On the question of co-operation with the private 821 owners, my right honourable friend and the Forestry Commission are doing a great deal to liaise with the private owners. The Forestry Commission now has in course of preparation a pamphlet which is to go out to private owners setting out all the provisions under the Fire Services Act, 1947, giving lists of the firemasters in the areas and requesting that plans should be made and that mutual aid schemes between the Forestry Commission and private owners should be set up. With regard to the technical question as to whether the 30-foot and 60-foot firebreaks are adequate, I am afraid that that is a technical matter which I should not like to answer without notice. But I will take note of what has been said.
My Lords, may I ask the noble Earl this question? First, however, I should like to say that in the North we are all very grateful to the Forestry Commission: we derive enormous help from it and are great admirers of it. I would ask the noble Earl whether he will do his best to impress upon the Forestry Commission and everybody concerned that no fire is a private matter—not when it is raging, or even afterwards. Will the Government consider whether it would not be worth while having a public inquiry into the causes and handling of these many fires which have taken place, in order that we may elicit the lessons to be derived from the disasters that have occurred?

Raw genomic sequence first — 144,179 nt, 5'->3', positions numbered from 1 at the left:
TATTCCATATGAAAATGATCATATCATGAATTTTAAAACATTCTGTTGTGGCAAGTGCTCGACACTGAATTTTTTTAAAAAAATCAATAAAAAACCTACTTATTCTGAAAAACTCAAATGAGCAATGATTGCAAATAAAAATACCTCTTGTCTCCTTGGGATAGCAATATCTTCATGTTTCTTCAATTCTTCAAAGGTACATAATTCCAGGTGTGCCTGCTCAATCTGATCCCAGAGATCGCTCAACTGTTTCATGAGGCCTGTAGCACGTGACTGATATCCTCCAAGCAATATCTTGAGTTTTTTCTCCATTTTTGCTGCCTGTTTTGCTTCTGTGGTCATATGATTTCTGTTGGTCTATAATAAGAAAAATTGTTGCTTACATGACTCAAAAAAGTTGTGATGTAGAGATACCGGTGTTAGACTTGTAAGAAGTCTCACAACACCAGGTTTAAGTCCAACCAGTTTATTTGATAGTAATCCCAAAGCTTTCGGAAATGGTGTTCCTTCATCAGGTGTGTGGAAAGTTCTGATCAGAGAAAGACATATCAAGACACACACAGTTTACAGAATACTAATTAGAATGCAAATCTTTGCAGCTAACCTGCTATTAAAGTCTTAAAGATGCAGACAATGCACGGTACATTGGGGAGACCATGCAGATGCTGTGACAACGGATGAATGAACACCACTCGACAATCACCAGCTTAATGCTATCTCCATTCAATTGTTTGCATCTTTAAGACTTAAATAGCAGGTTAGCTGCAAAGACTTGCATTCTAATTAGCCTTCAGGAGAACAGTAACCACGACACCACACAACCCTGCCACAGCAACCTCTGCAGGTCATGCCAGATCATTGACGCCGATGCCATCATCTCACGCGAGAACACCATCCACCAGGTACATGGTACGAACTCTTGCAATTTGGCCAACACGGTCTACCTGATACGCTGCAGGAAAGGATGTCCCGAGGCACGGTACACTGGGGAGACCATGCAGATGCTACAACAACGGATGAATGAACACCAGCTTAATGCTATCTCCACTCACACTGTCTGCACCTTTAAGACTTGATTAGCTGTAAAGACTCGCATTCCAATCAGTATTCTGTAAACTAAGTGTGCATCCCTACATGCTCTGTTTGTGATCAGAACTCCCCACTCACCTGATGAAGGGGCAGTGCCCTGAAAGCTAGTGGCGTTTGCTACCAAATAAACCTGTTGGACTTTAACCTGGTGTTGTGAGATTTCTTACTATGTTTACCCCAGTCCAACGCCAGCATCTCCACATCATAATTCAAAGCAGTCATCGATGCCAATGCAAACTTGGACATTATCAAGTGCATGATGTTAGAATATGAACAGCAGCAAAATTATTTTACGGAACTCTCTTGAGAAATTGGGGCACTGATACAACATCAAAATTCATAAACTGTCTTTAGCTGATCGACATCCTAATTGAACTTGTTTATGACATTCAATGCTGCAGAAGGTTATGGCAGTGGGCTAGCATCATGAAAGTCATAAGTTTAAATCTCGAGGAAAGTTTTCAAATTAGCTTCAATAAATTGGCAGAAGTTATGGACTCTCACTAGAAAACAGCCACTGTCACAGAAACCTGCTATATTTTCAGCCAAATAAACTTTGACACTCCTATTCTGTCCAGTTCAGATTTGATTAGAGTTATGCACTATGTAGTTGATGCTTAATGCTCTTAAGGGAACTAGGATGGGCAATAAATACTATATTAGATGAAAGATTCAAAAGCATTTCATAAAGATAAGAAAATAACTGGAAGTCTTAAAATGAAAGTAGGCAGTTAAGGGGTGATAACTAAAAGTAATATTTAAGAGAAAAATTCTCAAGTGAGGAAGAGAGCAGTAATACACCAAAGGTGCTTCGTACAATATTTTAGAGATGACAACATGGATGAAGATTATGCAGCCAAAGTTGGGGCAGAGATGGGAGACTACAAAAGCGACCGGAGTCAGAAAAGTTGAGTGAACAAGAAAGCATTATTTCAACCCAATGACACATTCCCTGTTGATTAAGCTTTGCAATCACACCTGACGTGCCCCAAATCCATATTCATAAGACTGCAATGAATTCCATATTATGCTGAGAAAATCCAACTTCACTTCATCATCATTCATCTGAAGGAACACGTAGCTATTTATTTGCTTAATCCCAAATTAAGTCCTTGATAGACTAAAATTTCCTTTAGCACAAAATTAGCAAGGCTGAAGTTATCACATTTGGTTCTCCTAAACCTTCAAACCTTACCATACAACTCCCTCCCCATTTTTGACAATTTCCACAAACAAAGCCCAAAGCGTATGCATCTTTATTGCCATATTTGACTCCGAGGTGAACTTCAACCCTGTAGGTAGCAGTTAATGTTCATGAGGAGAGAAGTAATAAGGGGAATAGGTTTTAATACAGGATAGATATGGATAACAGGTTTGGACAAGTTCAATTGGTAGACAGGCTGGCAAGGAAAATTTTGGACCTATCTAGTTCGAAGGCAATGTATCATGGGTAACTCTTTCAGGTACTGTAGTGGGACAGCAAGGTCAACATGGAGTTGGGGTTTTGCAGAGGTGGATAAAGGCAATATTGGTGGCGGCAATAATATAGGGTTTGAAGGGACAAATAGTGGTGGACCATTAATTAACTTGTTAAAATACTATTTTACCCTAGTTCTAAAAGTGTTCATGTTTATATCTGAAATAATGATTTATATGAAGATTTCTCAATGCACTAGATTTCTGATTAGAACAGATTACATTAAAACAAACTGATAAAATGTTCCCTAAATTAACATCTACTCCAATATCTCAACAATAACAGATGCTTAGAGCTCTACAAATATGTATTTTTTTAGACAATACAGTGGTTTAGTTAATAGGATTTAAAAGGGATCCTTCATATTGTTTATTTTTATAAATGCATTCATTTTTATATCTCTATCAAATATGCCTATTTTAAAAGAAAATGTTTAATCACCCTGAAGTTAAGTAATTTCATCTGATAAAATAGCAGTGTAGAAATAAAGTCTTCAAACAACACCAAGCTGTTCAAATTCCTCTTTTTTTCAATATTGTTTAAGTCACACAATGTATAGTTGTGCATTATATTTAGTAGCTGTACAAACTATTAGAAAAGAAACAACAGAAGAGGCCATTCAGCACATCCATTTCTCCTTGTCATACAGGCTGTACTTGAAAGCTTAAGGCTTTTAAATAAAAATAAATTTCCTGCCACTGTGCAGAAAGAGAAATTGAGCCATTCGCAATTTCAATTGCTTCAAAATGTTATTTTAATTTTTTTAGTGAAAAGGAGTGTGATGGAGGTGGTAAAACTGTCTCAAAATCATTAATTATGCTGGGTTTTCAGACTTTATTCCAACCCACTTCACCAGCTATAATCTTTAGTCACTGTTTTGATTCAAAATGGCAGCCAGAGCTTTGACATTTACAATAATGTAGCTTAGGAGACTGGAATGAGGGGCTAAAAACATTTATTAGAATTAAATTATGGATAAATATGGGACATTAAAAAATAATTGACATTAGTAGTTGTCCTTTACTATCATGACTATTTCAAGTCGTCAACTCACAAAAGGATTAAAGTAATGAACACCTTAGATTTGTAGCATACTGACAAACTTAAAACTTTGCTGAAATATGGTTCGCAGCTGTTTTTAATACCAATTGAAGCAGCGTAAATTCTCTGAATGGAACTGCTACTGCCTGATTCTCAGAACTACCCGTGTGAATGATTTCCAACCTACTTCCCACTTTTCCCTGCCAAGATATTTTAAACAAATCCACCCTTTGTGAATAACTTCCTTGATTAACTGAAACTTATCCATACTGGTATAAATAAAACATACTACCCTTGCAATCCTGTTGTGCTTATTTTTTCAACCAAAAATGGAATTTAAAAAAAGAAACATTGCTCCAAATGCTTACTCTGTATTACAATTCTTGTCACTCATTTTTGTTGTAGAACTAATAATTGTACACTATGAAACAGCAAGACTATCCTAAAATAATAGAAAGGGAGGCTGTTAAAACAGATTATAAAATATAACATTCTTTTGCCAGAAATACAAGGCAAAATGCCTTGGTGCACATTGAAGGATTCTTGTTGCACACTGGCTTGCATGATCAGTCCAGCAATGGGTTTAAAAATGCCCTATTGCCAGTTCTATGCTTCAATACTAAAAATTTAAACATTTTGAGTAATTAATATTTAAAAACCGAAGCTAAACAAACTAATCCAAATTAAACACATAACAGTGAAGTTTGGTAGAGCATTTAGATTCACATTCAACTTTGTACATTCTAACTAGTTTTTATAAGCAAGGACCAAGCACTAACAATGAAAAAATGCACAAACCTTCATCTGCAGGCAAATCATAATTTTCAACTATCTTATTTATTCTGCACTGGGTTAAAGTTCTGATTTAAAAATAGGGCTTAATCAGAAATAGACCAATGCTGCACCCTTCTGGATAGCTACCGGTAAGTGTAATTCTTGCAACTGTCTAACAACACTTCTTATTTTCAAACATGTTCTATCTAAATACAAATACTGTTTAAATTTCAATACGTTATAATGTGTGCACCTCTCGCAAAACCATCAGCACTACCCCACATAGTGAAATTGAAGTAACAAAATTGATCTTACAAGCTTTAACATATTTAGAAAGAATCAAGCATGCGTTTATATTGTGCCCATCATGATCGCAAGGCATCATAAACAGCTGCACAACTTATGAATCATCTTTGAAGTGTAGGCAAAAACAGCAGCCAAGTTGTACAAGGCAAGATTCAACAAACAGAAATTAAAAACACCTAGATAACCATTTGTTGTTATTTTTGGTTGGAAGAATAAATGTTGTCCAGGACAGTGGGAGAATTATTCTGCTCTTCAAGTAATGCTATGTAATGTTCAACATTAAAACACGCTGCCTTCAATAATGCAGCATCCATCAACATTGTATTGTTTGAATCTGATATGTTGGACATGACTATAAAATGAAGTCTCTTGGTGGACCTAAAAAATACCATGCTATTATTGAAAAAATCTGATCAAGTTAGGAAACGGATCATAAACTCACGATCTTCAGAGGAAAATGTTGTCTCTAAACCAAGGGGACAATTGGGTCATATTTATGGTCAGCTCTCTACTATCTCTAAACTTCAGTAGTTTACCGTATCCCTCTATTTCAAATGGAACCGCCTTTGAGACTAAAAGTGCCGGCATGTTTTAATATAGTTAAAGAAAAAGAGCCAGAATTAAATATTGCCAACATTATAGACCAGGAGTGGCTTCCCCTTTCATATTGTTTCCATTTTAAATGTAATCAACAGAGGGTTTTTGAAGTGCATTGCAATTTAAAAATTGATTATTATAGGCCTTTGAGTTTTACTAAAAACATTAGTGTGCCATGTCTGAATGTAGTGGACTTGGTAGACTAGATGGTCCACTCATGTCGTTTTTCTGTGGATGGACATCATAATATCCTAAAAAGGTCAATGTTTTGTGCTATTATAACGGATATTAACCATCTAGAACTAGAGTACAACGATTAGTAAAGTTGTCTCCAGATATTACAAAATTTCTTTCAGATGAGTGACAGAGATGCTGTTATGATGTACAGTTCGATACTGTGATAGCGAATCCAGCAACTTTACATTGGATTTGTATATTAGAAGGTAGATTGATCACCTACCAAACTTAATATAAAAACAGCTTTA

My Lords, I doubt whether a specific public inquiry into these matters is necessary. Each of these fires is, of course, examined, and the reports of the firemaster and of the Forestry Commission Area Officer are most carefully examined by the Forestry Commission and by my right honourable friend.
§ LORD STONHAM
My Lords, can the noble Earl say whether his first answer to the Question applied to the whole of The United Kingdom and not merely Scotland, and could be say whether his Department is responsible also for trying to prevent the very frequent and dangerous fires which occur on commons?